U.S. jobs numbers tick up, according to survey
The report from private company ADP is higher than what economists expect from the official report, which is due to be released tomorrow
WASHINGTON—U.S. businesses added 173,000 jobs last month, lifted by strong gains in services industries, according to a private survey.
Payroll processor ADP said June 2 that construction firms also hired more workers, while manufacturers shed jobs. Large job gains occurred in retail, shipping, and utilities companies, as well as in professional services such as accounting and engineering.
The figures nearly matched a gain of 166,000 in April. That suggests hiring has slowed a bit from an average of about 210,000 a month over the previous six months, according to ADP. Still, last month’s job gains, if sustained, are enough to lower the unemployment rate over time.
“Broadly speaking, the ADP data look consistent with our view that the trend in payroll growth is moderating, but not weakening substantially,” David Silver, an economist at JPMorgan Chase, said in a research note.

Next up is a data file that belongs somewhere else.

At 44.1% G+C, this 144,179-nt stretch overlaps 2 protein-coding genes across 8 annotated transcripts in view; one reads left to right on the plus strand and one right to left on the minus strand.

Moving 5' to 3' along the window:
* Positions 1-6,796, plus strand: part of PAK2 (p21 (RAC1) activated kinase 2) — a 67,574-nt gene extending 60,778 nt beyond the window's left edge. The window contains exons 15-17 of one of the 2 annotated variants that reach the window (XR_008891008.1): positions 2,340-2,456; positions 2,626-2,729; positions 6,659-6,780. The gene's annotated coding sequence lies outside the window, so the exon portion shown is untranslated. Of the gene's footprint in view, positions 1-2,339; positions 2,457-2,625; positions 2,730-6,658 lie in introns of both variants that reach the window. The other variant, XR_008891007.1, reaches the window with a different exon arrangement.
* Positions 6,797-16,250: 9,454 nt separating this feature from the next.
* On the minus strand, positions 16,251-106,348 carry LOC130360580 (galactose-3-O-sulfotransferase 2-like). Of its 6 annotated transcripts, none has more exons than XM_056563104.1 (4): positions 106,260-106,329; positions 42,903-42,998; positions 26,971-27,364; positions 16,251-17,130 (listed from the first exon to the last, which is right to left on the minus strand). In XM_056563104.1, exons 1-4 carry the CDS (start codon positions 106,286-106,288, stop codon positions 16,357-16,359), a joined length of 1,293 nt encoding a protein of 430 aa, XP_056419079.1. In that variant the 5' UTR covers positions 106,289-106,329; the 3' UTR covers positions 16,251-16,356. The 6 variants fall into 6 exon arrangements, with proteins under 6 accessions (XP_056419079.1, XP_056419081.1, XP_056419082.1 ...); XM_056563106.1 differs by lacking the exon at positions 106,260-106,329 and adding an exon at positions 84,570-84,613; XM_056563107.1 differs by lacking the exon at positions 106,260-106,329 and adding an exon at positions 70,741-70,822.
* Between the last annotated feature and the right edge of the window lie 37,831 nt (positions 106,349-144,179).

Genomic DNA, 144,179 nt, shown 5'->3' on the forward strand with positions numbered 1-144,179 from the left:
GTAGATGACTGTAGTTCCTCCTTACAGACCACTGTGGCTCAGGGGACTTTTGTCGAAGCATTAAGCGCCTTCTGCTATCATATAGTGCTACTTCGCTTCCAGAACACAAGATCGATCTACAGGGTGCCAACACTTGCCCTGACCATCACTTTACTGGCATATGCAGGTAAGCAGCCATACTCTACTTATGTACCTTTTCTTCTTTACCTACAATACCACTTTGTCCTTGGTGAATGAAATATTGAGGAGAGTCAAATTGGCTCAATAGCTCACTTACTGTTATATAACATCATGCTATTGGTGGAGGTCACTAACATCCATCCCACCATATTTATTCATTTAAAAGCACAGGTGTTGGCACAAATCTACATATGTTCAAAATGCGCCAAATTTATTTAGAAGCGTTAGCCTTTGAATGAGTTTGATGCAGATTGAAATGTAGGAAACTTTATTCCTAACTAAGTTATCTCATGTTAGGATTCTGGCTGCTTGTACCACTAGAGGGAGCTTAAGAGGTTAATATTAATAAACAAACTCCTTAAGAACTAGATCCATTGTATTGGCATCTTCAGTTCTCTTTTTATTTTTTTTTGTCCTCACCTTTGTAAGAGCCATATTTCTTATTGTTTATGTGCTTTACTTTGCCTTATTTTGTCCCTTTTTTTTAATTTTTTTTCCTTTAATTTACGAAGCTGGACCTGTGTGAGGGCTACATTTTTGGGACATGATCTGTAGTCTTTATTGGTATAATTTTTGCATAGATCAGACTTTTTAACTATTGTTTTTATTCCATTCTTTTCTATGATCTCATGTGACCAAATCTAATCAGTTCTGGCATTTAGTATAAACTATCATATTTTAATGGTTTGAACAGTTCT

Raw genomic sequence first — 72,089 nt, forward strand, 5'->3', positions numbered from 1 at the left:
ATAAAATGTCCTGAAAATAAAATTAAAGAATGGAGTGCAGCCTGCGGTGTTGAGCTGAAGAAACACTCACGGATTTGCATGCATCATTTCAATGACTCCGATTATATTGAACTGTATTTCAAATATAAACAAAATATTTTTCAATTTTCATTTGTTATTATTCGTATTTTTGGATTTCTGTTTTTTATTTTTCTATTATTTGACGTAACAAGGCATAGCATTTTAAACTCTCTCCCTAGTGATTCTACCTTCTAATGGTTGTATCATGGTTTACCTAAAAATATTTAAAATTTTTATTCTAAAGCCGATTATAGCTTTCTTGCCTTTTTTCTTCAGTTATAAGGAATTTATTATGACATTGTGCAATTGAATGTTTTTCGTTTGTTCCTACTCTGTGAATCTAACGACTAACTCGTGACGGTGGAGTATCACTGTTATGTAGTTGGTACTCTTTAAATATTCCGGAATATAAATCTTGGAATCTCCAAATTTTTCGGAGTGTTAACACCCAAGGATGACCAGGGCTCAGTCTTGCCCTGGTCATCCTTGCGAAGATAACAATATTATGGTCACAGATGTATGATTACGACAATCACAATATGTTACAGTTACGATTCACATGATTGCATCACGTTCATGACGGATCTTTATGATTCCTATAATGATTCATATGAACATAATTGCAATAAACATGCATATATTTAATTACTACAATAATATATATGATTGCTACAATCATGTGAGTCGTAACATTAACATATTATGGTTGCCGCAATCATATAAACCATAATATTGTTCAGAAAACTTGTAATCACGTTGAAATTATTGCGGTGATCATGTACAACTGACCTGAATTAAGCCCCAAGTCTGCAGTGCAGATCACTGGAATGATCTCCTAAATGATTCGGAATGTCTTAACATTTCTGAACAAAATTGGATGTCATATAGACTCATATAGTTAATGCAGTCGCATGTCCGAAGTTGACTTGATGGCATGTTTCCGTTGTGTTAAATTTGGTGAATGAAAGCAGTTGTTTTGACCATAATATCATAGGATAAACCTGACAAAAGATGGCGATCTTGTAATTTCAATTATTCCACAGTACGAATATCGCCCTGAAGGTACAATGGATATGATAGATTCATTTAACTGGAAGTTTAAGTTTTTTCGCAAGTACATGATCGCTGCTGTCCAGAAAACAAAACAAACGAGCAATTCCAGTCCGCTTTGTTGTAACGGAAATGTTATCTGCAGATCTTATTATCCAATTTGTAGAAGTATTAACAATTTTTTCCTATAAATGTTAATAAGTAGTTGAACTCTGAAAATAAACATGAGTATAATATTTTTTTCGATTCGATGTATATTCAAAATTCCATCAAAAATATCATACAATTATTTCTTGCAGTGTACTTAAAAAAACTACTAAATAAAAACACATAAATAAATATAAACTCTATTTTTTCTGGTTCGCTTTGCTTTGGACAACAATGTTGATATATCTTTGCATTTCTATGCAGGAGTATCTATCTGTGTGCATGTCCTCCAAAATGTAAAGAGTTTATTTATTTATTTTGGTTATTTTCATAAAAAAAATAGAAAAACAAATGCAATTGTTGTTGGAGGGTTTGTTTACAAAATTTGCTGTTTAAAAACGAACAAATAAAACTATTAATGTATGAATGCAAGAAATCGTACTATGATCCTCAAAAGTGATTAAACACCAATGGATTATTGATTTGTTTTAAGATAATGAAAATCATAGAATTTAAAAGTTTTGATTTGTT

The ADP figures come just a day before the U.S. government’s official jobs report. The numbers cover only private businesses and often diverge from the official figures.
Economists forecast that the official report will show employers added about 160,000 jobs in May, matching April’s total.
Factories shed 3,000 jobs, according to ADP, which largely reflects weaker growth overseas that has caused exports to fall. Construction firms added 13,000 jobs.
The ADP survey wasn’t affected by the Verizon workers’ strike, which caused about 35,000 people to drop off payrolls for most of May. Economists forecast that will lower the government’s jobs tally on Friday.